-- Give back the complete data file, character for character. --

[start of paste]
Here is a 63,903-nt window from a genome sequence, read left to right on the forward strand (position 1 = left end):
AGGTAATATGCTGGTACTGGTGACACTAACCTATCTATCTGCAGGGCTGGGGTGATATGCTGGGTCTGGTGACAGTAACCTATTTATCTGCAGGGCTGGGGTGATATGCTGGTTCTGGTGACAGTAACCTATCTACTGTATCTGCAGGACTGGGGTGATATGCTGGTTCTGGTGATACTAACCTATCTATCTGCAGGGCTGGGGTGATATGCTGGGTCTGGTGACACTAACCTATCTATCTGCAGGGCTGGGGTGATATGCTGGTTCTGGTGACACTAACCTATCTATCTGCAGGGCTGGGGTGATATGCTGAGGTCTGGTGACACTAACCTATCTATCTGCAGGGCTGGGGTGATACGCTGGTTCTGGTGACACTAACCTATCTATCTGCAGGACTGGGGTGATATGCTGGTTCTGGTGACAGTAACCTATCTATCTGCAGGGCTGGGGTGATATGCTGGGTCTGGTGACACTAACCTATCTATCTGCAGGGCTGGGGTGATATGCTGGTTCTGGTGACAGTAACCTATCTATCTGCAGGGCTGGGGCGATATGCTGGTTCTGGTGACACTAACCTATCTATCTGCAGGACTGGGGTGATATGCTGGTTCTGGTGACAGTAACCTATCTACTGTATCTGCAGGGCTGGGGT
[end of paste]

Here is a 63,903-nt window from a genome sequence, read left to right on the forward strand (position 1 = left end):
AGGTAATATGCTGGTACTGGTGACACTAACCTATCTATCTGCAGGGCTGGGGTGATATGCTGGGTCTGGTGACAGTAACCTATTTATCTGCAGGGCTGGGGTGATATGCTGGTTCTGGTGACAGTAACCTATCTACTGTATCTGCAGGACTGGGGTGATATGCTGGTTCTGGTGATACTAACCTATCTATCTGCAGGGCTGGGGTGATATGCTGGGTCTGGTGACACTAACCTATCTATCTGCAGGGCTGGGGTGATATGCTGGTTCTGGTGACACTAACCTATCTATCTGCAGGGCTGGGGTGATATGCTGAGGTCTGGTGACACTAACCTATCTATCTGCAGGGCTGGGGTGATACGCTGGTTCTGGTGACACTAACCTATCTATCTGCAGGACTGGGGTGATATGCTGGTTCTGGTGACAGTAACCTATCTATCTGCAGGGCTGGGGTGATATGCTGGGTCTGGTGACACTAACCTATCTATCTGCAGGGCTGGGGTGATATGCTGGTTCTGGTGACAGTAACCTATCTATCTGCAGGGCTGGGGCGATATGCTGGTTCTGGTGACACTAACCTATCTATCTGCAGGACTGGGGTGATATGCTGGTTCTGGTGACAGTAACCTATCTACTGTATCTGCAGGGCTGGGGT